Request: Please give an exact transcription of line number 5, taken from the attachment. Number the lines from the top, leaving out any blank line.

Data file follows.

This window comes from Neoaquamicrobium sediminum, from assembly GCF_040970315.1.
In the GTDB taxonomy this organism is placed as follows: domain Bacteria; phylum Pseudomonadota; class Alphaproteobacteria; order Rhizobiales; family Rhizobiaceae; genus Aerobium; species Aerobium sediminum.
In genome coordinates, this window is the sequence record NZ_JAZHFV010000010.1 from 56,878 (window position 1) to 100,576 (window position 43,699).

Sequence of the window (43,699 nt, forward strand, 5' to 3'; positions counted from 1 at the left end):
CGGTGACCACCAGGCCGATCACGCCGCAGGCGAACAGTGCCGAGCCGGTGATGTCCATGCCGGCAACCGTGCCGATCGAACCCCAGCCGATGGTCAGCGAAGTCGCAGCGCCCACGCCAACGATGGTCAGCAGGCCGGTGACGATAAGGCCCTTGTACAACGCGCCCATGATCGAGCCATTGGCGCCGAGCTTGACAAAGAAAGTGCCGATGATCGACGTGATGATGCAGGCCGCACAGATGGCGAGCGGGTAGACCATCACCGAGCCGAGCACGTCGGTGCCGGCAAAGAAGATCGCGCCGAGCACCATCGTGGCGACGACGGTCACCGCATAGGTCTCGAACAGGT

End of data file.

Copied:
CGGTGACCACCAGGCCGATCACGCCGCAGGCGAACAGTGCCGAGCCGGTGATGTCCATGCCGGCAACCGTGCCGATCGAACCCCAGCCGATGGTCAGCGAAGTCGCAGCGCCCACGCCAACGATGGTCAGCAGGCCGGTGACGATAAGGCCCTTGTACAACGCGCCCATGATCGAGCCATTGGCGCCGAGCTTGACAAAGAAAGTGCCGATGATCGACGTGATGATGCAGGCCGCACAGATGGCGAGCGGGTAGACCATCACCGAGCCGAGCACGTCGGTGCCGGCAAAGAAGATCGCGCCGAGCACCATCGTGGCGACGACGGTCACCGCATAGGTCTCGAACAGGT